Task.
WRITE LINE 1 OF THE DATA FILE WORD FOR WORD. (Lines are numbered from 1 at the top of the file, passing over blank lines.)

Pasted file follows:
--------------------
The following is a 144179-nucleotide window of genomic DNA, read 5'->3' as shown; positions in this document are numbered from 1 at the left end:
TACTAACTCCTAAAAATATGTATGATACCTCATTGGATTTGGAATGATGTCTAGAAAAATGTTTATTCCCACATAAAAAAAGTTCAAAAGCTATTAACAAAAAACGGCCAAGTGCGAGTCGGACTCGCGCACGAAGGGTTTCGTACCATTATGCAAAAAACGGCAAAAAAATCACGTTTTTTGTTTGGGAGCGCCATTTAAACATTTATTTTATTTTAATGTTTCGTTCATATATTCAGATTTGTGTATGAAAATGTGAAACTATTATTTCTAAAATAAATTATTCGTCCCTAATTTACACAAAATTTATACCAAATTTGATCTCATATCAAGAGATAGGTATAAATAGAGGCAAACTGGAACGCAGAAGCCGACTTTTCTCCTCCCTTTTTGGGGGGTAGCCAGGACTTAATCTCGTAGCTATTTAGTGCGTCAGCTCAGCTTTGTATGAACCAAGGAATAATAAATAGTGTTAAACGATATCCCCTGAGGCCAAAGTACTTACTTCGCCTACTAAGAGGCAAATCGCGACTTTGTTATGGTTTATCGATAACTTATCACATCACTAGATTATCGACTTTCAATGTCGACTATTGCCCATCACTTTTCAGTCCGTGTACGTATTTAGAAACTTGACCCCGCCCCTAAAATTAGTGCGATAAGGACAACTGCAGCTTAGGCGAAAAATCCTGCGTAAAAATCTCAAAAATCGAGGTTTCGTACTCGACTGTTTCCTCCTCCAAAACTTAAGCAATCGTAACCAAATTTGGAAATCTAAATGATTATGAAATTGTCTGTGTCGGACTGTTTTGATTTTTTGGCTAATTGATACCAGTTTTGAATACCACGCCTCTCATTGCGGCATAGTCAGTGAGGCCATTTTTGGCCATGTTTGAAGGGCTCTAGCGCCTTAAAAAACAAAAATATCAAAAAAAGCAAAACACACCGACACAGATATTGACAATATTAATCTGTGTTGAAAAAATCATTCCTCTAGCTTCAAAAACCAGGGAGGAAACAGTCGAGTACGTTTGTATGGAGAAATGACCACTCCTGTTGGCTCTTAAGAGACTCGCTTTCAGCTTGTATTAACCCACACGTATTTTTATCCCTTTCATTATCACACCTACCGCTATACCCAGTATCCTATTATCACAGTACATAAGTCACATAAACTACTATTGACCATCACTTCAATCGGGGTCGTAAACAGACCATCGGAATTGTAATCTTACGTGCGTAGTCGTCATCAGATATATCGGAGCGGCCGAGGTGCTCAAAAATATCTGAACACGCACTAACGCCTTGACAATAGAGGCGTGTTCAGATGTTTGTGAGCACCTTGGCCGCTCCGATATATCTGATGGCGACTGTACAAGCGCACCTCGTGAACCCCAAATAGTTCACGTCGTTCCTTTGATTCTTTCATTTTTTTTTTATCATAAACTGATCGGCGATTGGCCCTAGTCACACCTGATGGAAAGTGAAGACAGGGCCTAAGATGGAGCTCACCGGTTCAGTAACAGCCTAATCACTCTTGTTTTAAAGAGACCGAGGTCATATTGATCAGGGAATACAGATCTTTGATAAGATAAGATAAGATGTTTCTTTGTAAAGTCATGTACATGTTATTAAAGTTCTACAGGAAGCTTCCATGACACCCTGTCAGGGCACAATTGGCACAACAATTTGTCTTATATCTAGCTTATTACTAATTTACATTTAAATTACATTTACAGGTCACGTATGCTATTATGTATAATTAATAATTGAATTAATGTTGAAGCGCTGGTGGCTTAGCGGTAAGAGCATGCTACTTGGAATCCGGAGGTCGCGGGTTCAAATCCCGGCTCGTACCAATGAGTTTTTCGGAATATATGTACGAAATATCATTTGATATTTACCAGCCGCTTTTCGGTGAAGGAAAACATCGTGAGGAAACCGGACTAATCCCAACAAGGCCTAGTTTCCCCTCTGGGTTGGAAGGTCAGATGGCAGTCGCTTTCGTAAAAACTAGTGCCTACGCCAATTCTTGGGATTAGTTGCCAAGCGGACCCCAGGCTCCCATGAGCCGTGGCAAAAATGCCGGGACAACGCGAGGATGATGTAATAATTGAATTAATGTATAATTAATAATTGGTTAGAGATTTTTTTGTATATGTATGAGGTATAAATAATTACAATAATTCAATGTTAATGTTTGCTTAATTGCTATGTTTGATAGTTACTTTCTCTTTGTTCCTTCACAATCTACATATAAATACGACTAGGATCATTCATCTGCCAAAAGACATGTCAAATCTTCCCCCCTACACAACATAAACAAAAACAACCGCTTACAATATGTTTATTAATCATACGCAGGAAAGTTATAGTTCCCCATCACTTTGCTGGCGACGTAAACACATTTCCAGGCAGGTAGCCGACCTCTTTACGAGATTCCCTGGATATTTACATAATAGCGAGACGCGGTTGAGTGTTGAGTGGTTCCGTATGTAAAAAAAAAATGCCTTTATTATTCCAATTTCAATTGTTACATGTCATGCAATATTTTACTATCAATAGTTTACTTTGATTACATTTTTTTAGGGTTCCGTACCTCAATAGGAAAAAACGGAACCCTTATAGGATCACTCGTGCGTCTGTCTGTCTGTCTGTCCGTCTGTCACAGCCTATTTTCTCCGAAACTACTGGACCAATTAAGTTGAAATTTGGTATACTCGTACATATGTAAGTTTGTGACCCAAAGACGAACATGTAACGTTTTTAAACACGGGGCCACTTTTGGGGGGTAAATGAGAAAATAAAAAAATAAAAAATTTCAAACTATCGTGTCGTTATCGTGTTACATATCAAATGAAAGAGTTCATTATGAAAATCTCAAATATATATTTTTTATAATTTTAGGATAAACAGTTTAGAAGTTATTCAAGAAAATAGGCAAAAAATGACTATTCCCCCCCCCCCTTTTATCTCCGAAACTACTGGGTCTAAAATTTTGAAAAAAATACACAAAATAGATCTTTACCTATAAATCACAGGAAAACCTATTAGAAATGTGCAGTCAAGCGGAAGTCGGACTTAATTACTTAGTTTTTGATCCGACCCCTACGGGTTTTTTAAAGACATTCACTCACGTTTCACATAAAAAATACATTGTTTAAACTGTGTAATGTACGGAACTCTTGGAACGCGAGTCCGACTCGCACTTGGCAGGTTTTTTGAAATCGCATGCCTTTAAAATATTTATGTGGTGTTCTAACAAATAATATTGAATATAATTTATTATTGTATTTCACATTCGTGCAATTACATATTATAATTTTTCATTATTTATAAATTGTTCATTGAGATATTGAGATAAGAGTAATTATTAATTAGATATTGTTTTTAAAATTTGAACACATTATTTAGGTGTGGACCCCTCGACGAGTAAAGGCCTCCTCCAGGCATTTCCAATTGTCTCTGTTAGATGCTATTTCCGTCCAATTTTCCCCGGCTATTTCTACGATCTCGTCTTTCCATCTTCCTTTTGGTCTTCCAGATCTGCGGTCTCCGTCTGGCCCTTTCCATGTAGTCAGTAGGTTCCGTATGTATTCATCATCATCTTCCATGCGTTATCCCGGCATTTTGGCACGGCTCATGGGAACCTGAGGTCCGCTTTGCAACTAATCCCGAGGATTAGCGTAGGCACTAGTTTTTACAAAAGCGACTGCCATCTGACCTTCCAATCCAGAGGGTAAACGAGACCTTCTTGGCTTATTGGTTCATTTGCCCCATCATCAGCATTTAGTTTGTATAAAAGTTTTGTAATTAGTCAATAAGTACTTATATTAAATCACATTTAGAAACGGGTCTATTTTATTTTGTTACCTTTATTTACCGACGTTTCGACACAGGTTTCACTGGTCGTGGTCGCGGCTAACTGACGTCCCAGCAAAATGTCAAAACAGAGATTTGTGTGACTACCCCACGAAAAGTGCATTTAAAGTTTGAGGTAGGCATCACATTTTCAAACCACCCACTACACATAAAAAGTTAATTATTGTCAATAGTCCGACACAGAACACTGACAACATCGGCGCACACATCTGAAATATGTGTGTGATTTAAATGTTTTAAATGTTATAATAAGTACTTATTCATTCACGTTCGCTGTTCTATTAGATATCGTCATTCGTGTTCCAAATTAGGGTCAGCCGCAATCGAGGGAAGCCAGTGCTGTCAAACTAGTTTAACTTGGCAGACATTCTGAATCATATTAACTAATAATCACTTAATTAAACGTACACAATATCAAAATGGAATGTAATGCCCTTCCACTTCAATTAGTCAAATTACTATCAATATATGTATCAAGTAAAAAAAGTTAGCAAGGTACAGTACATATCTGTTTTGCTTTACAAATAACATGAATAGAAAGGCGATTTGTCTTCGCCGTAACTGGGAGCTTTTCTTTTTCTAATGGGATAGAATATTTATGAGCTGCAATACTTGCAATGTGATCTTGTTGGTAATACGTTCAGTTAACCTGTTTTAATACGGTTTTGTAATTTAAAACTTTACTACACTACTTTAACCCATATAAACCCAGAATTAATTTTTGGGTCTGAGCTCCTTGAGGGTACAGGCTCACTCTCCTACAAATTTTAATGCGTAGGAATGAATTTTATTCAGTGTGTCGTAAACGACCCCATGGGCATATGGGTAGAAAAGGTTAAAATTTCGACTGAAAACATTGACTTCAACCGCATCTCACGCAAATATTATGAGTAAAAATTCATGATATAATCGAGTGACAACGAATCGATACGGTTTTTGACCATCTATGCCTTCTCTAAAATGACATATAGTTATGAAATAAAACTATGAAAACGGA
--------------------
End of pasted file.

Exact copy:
The following is a 144179-nucleotide window of genomic DNA, read 5'->3' as shown; positions in this document are numbered from 1 at the left end: